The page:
Recently, I have had online “altercations” with a number of people zealous about their latest fitness training craze, CrossFit (CF), when I have suggested that CF may not be appropriate for many older individuals with diabetes and that many CF trainers have inadequate training to really teach proper form to prevent injuries. Many CF enthusiasts also seem unwilling to consider that some of the more tried-and-true methods of strengthening and building muscle, such as progressive resistance training, actually work as well as (or better than) CF, which is known for its explosive exercises done to extreme fatigue. Recent research has shown that muscle soreness is not required for muscle remodeling and strength gains (2).
Although any type of training can cause repetitive (overuse) injuries if done excessively or with poor form, most injuries are preventable. Moreover, it is my humble opinion that any type of training that increases the risk for spine injuries in particular (i.e., CF) should be undertaken with much care and adequate precautions to prevent injuries (3). Back problems are certain to limit people’s ability to train, but having to stop training altogether when doing any type of exercise due to injuries is a sure-fire way to lose muscle mass and should be avoided.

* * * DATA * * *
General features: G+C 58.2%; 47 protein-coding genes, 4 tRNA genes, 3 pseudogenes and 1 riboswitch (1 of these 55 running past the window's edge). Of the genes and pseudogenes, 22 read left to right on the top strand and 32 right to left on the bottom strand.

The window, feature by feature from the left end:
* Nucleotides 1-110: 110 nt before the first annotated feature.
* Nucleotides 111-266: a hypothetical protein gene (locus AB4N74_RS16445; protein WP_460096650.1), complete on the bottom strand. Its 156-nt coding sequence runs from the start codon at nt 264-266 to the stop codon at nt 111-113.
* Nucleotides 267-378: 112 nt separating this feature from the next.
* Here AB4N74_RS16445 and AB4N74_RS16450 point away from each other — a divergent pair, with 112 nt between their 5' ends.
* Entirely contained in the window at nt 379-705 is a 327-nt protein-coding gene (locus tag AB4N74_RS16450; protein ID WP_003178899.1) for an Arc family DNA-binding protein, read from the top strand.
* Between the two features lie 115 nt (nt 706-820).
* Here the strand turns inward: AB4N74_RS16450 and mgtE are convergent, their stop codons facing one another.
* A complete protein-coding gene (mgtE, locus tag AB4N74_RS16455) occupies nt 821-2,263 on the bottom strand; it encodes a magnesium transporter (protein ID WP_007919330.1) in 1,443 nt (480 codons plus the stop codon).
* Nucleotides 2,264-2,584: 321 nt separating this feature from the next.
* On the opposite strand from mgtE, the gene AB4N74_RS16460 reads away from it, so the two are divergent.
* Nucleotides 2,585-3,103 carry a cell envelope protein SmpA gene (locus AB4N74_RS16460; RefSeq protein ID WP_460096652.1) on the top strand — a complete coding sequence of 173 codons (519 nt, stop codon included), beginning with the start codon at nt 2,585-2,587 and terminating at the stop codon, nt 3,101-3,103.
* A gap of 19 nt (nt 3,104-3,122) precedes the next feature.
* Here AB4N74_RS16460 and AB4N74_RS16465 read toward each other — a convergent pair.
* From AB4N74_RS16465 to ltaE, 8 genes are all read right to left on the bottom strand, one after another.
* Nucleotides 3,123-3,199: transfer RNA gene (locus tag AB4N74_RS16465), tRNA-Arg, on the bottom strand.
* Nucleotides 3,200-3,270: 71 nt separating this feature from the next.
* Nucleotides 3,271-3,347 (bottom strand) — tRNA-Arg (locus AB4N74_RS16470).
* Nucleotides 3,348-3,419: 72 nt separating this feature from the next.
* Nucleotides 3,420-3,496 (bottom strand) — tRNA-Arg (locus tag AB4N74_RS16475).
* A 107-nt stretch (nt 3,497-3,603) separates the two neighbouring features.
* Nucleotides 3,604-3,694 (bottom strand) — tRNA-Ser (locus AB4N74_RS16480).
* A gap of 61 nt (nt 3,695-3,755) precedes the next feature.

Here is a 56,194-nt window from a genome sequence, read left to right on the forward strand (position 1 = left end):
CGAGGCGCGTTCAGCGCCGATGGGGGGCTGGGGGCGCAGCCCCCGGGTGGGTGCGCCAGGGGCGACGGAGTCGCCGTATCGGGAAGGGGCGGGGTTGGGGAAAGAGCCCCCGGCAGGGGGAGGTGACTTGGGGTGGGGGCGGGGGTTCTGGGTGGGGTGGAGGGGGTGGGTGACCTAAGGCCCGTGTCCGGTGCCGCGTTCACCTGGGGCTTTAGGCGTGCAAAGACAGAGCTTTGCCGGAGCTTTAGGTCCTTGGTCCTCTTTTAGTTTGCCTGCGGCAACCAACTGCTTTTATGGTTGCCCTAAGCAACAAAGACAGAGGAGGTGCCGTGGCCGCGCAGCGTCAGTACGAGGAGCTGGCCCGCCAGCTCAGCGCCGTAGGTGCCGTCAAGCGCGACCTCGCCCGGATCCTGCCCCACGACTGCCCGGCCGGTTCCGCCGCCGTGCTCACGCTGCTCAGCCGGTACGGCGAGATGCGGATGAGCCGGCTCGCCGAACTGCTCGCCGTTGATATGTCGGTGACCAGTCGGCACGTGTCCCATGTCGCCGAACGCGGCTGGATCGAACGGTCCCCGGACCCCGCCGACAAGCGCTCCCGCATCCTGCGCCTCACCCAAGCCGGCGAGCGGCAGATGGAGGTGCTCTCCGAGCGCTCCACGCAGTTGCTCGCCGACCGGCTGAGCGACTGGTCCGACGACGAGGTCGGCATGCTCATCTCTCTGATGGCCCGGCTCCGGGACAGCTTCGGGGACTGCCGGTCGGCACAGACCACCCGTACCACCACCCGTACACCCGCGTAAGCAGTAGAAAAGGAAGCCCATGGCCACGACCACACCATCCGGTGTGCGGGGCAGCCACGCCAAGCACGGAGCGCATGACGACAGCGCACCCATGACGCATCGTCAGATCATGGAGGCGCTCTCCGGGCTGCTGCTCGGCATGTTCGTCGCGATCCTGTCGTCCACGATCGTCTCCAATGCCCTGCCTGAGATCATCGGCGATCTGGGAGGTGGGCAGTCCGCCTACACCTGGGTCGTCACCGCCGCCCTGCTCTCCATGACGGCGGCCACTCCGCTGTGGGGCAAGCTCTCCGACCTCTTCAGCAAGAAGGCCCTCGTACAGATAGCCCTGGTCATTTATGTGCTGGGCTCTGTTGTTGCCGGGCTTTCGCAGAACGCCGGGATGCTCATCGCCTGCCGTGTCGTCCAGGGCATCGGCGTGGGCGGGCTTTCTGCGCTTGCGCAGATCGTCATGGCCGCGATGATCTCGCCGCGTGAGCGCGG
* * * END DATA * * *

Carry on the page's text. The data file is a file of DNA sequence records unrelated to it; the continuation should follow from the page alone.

When it comes to managing your diabetes, having more muscle mass lets you take up more blood glucose and store it as muscle glycogen. Muscles have a limit to how much they can store, and having more muscle mass results in a greater potential storage capacity, whereas losing muscle mass through aging and being inactive limits it. Enhanced muscle mass is likely the explanation for why lifestyle changes, such as those made in the Diabetes Prevention Program, are more effective in older individuals than younger ones. While aerobic activities like walking may not enhance muscle mass as much due to their lower intensity, you don’t have to improve your fitness levels to have better control over your diabetes and metabolism, as long as you exercise regularly (4).
So, do whatever you can to keep as much muscle as you can as you age, but avoid getting injured–if at all possible, which means training smart and not necessarily pushing yourself too hard all the time. Stay regularly active, do resistance training, and eat adequate amounts of protein and calories. Your good health well into your later years will be your reward!
- Ingalls, CP. Nature vs. nurture: can exercise really alter fiber type composition in human skeletal muscle? J Appl Physiol, 97(5): 1591-1592, 2004 (http://jap.physiology.org/content/97/5/1591)
- Flann KL, LaStayo PC, McClain DA, at al. Muscle damage and muscle remodeling: no pain, no gain? J Exp Biol. 214(Pt 4):674-9, 2011 (http://www.ncbi.nlm.nih.gov/pubmed/21270317)
- Hak PT, Hodzovic E, Hickey B. The nature and prevalence of injury during CrossFit training. J Strength Cond Res. Nov 22, 2013. [Epub ahead of print] (http://www.ncbi.nlm.nih.gov/pubmed/24276294)
- Pandey A, Swift DL, McGuire DK, et al. Metabolic effects of exercise training among fitness-nonresponsive patients with type 2 diabetes: The HART-D study. Diabetes Care. 38(8):1494-501, 2015 (http://www.ncbi.nlm.nih.gov/pubmed/26084342?dopt=Abstract)